Backpackers still better off in Oz

It’s official: the new Australian backpacker tax rate will be a flat rate of 15%. On top of that, backpackers will be able to keep 35% of the superannuation employers pay on top of wages. The new rate will take effect from 1st January 2017.

This comes as a relief for farmers, concerned that the indecision of the past 12 months would put off backpackers coming to Australia. The 200,000 backpackers who come to Australia each year are an important source of seasonal fruit pickers.

The take home pay backpackers can expect will actually be more than what they would get in Canada, New Zealand and the UK, according to Department of Agriculture figures. That’s because Australia has a higher minimum wage than Canada, New Zealand and the UK at A$17 an hour.  Even when you factor in Canada and the UK’s tax free threshold and New Zealand’s lower backpacker tax rate, backpackers coming to Australia are still better off, calculations show.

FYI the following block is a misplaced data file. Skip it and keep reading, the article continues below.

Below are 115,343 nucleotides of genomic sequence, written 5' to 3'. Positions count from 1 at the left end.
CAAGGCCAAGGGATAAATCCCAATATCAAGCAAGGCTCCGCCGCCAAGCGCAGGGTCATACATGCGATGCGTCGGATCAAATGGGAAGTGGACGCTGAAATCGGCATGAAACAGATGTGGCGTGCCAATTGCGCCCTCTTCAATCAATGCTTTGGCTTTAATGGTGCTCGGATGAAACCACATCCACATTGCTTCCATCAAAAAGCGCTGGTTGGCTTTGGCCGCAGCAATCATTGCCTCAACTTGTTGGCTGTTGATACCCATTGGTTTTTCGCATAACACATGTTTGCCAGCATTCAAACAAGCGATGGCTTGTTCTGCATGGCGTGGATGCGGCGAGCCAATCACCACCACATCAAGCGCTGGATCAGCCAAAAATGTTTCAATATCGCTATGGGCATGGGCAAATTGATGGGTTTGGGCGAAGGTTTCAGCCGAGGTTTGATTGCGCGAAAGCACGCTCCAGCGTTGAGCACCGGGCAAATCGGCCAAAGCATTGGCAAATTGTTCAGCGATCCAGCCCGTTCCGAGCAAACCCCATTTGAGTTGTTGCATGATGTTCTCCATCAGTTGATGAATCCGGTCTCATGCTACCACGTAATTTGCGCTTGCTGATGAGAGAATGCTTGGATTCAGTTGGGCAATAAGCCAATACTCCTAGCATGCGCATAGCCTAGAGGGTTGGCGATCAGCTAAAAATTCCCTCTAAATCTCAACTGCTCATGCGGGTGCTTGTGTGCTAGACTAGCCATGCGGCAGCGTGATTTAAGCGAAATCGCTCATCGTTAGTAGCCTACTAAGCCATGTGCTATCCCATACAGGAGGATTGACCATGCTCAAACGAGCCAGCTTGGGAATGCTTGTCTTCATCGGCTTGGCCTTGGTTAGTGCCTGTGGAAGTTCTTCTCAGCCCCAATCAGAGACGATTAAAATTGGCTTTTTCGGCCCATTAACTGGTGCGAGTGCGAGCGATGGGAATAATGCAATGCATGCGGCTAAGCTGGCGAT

The backpacker tax will apply to travelers coming to Australia on a Working Holiday visa subclass 417 and the Work and Holiday subclass 462 visa.

417 visa holders can extend their stay in Australia if they work 3 months in regional Australia in specified sectors, including fruit picking, mining and construction.

As from November 2016, 462 visa holders can also extend their stay in Australia. 462 visa holders are eligible for a second Work and Holiday visa if they undertake three month’s work in northern Australia in tourism and hospitality or agriculture, forestry and fishing.